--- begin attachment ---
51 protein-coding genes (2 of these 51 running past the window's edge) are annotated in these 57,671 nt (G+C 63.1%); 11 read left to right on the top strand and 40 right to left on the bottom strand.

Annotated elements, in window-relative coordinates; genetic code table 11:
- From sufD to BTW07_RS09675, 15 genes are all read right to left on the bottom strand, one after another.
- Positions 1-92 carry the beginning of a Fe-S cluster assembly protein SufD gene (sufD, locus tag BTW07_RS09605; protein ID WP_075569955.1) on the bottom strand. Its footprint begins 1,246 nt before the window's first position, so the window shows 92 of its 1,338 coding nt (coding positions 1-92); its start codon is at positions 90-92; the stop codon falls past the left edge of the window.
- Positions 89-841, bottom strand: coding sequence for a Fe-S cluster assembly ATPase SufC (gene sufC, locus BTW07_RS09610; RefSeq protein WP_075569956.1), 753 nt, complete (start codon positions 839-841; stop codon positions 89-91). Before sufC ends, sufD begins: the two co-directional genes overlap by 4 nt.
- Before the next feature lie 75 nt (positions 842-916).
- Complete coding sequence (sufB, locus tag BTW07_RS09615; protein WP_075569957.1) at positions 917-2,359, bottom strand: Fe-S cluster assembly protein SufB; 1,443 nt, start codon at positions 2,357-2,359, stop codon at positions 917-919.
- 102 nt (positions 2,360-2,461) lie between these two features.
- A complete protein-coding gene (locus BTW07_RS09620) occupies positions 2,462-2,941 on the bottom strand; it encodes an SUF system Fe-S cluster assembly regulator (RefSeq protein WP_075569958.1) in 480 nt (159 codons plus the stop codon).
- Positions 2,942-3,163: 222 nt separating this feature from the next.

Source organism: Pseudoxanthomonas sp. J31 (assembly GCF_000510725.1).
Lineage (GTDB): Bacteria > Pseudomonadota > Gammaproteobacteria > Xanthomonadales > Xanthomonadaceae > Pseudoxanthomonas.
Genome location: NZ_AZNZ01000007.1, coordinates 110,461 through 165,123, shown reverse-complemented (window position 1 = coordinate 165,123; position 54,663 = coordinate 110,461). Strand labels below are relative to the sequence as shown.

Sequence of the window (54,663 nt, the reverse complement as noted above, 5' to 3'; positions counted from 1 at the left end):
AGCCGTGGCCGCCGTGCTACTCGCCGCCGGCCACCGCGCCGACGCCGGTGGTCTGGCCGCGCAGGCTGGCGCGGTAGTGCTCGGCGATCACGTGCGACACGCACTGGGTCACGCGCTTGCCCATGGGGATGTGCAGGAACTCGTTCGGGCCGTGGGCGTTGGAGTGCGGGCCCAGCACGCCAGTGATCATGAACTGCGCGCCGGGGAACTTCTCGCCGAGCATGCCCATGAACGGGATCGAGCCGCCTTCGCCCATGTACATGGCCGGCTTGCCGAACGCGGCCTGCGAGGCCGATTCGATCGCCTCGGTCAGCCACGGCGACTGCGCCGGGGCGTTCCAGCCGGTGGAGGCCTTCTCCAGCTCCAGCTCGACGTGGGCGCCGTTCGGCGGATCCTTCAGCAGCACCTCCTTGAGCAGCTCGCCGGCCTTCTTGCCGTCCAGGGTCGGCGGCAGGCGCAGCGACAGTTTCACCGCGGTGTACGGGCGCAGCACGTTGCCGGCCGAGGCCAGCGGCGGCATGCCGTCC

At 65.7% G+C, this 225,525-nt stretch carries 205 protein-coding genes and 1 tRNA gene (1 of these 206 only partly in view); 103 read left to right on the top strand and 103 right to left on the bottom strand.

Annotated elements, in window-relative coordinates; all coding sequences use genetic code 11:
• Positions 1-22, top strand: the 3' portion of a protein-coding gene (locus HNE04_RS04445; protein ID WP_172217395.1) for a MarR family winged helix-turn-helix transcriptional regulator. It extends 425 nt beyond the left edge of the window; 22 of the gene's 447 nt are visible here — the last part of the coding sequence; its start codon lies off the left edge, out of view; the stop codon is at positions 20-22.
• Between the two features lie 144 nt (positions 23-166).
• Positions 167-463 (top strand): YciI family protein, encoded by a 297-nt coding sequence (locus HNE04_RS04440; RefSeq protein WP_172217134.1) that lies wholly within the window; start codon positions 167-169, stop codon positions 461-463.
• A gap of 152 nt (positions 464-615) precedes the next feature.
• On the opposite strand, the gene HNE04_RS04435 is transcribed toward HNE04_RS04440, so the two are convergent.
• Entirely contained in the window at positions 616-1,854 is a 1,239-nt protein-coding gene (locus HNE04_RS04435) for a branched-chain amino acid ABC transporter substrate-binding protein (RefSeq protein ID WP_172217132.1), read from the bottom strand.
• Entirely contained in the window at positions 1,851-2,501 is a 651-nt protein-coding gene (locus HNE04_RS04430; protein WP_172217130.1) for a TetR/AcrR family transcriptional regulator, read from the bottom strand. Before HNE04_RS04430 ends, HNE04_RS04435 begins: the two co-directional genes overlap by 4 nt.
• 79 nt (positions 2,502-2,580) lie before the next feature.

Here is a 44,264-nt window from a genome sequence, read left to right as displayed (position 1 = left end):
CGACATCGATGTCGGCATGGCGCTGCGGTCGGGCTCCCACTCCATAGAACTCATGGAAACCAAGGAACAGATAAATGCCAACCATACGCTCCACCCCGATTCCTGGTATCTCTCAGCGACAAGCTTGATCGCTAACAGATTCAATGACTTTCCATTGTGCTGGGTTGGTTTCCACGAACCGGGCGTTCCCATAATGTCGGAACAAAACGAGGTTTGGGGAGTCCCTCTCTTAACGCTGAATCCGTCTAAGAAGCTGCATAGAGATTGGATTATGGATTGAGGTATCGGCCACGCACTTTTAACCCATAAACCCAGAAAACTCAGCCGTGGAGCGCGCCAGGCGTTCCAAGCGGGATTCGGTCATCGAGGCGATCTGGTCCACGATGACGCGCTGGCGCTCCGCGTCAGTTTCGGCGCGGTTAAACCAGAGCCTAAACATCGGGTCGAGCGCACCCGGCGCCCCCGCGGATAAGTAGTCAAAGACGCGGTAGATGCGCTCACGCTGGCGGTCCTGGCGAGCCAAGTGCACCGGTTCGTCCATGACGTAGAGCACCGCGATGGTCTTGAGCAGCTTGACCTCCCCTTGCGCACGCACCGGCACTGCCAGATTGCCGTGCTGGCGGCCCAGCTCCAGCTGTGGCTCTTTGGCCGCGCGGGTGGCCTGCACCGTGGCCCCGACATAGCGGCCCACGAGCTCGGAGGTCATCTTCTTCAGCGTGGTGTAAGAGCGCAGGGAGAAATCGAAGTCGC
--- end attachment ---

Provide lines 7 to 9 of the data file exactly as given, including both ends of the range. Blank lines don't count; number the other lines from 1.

- Complete coding sequence (sufB, locus tag BTW07_RS09615; protein WP_075569957.1) at positions 917-2,359, bottom strand: Fe-S cluster assembly protein SufB; 1,443 nt, start codon at positions 2,357-2,359, stop codon at positions 917-919.
- 102 nt (positions 2,360-2,461) lie between these two features.
- A complete protein-coding gene (locus BTW07_RS09620) occupies positions 2,462-2,941 on the bottom strand; it encodes an SUF system Fe-S cluster assembly regulator (RefSeq protein WP_075569958.1) in 480 nt (159 codons plus the stop codon).